Some members of the garden have done their best to offer activities for various social groups: seniors, children and disabled people. An important aim has been to organise events of the Elav Tartu movement (Transition Town Network) in cooperation with other environmentalist associations in Tartu and Tallinn. Unfortunately, due to some new planned developments in urban space, the future of this and many other urban gardens is uncertain, since officials do not know how to integrate urban gardening as a ‘wild garden corner’ into new developments.

Other non-profit organisations such as MTÜ Rabarber, MTÜ Mondo and Linnalabor in Tallinn have taken successful steps towards urban gardening. The Environmental Board, who now thank these previously mentioned activists, is encouraging citizens to make proposals as to where new gardens could be located.

Many gardens have operated from their own initiative for over half a century, as citizens have needed to produce food because there were no better alternatives. Examples would include the long-standing Tiigi gardens, the Hiinalinn allotments, the pilpakülad or ‘splinter- villages’ near Tallinn Airport and Maardu and inhabitants surviving near railroads and under power lines. All of these gardeners who have grown food from a natural need have a wealth of knowledge and skill. Inhabitants of countries that depend on food corporations are increasingly seeking to follow their lead. Recently the focus has been on the City of Tartu’s general planning discussions, since a new residential district and thoroughfare is planned in place of the Hiinalinn allotments and this threatens to wipe out the citizens who have operated in this area all their lives.


Unfortunately, urban gardening is underappreciated by Estonian mainstream culture. Hence understanding and help from society do not come naturally. Great advancement could be made if urban planners and architects utilised leading specialists in the natural environment and ecology involved in the design process and followed the principles of holistic and sustainable design. Currently, wild food landscapes and the bushy habitants of city-dwelling animals are not well tolerated in public space, although they are an integral part of a functioning green network.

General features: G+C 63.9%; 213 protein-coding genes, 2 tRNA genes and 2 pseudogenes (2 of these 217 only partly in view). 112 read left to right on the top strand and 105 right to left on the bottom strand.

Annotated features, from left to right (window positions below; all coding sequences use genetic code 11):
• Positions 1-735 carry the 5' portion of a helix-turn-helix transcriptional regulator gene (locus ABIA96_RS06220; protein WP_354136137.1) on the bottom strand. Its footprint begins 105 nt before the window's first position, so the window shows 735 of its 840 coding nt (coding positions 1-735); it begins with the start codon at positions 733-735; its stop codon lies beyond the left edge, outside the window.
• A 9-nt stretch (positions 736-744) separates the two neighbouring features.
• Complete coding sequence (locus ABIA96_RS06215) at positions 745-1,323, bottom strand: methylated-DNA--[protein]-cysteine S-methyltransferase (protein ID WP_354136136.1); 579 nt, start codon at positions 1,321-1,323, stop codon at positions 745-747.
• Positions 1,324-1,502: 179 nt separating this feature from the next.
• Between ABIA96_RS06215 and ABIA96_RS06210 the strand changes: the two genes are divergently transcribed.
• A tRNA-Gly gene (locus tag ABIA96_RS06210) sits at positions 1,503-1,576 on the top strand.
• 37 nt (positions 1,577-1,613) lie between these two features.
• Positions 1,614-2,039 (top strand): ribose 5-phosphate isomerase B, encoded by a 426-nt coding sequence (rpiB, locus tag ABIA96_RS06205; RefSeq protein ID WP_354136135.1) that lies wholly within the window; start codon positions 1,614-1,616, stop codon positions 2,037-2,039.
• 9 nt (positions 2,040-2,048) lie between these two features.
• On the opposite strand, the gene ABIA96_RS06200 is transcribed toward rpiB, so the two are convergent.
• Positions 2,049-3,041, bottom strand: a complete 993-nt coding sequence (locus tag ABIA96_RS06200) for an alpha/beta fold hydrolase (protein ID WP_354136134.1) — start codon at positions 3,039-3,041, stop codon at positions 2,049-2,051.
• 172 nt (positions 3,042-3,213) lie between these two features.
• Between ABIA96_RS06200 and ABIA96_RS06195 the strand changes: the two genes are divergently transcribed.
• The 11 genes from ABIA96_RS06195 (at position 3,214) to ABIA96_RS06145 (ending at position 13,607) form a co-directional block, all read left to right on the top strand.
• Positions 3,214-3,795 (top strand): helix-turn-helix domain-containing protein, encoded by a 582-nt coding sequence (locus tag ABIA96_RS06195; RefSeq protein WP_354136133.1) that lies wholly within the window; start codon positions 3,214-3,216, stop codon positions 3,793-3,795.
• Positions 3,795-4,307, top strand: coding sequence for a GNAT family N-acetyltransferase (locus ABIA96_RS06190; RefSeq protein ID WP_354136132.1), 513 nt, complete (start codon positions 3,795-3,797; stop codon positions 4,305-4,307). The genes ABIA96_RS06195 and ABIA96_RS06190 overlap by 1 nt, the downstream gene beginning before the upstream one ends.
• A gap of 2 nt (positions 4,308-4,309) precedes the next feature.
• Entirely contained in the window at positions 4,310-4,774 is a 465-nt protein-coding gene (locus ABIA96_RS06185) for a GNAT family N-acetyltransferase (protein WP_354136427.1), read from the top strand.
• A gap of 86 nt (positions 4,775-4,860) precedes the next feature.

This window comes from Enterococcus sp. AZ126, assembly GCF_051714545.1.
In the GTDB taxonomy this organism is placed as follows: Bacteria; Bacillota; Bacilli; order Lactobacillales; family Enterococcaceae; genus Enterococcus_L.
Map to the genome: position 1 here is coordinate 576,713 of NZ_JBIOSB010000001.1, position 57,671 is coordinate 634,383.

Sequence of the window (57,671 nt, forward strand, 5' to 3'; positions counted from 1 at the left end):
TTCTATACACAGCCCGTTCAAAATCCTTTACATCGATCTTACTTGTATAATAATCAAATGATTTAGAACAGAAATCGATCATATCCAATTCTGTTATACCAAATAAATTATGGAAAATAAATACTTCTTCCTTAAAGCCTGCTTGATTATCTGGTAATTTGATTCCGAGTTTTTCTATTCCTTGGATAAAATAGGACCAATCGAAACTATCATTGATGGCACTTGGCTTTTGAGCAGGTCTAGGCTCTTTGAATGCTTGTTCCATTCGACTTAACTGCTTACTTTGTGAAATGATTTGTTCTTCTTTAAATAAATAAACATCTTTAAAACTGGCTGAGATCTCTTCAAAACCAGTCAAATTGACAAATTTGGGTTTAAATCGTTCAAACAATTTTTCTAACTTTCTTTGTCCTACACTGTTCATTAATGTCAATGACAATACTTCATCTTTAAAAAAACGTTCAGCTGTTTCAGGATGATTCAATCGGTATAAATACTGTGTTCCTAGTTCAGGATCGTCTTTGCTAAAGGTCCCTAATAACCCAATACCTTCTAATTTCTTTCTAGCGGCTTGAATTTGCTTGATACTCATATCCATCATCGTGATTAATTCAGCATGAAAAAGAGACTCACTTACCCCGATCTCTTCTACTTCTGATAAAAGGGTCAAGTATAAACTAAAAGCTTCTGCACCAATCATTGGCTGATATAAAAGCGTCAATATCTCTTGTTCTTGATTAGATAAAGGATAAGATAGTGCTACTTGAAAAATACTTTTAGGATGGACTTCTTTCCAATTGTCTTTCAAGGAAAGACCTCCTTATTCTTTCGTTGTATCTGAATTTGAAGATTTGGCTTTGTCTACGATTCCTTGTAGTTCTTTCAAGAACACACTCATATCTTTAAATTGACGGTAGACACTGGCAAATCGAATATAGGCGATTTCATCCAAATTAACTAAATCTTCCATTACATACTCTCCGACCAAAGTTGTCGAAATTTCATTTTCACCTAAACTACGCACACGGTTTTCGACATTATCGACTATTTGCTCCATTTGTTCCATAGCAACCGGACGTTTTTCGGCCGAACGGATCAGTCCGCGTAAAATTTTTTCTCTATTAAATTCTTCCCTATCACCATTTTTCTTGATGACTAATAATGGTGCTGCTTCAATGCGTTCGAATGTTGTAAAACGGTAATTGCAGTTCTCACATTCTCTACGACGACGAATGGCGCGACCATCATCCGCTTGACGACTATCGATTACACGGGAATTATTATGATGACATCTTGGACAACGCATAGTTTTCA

The general plan of a city often includes preservation of green corridors that are inhabited by many species, yet amid large developments urban nature and gardens frequently go undeveloped. This can not continue, considering the future of endangered biota and growing urbanisation. Gardens must be valued as the most natural and diverse areas in the city – many animals and birds breed there, not to mention pollinating insects.

The Finnish environmental organization Dodo (Dodo Urban Farmers) has launched various experimental urban gardening activities in Helsinki. They are exploring alternative ways of producing food in the city and increasing Helsinki’s ecological diversity. The Kalasatama and Pasila districts have experimented modestly with ‘bag gardening’, i.e. plants being planted in mobile recyclable building bags, which is a good alternative to permanent gardens. To date, Dodo has had a lot of successful projects, including the marketing of food-processing solutions for the newly developed residential areas and the launch of an urban beekeeping project.


In order to share and grow this knowledge, the Estonian Landscape Architects’ Union is organising an international conference entitled ‘Food Urbanism – a Sustainable City’ in April this year in association with the Elav Tartu movement. The three-day conference  will involve specialists from 10 countries. There will be exchanges of ideas on how to achieve food self-sufficiency through deliberate planning in the urban environment, how different parties can come together to cooperate and how this leads to people’s greater understanding of the cultural landscape and increased sense of social belonging.

REA SEPPING works as a landscape architect with the Italian-Estonian company Franchi+Associati OÜ. She is a tutor in the Department of Landscape Architecture at the Estonian University of Life Sciences, a member of the Estonian Landscape Architects’ Union and non-profit organisation MTÜ Elukas, an activist in Tartu’s community gardens and a leader in the civil society movement Elav Tartu.

PHOTOS from series Shanghai, the last plane” portray gardens in Hiinalinn, Tartu. By Maria Kilk, 2017.

PUBLISHED in Maja’s 2018 spring edition (No 93).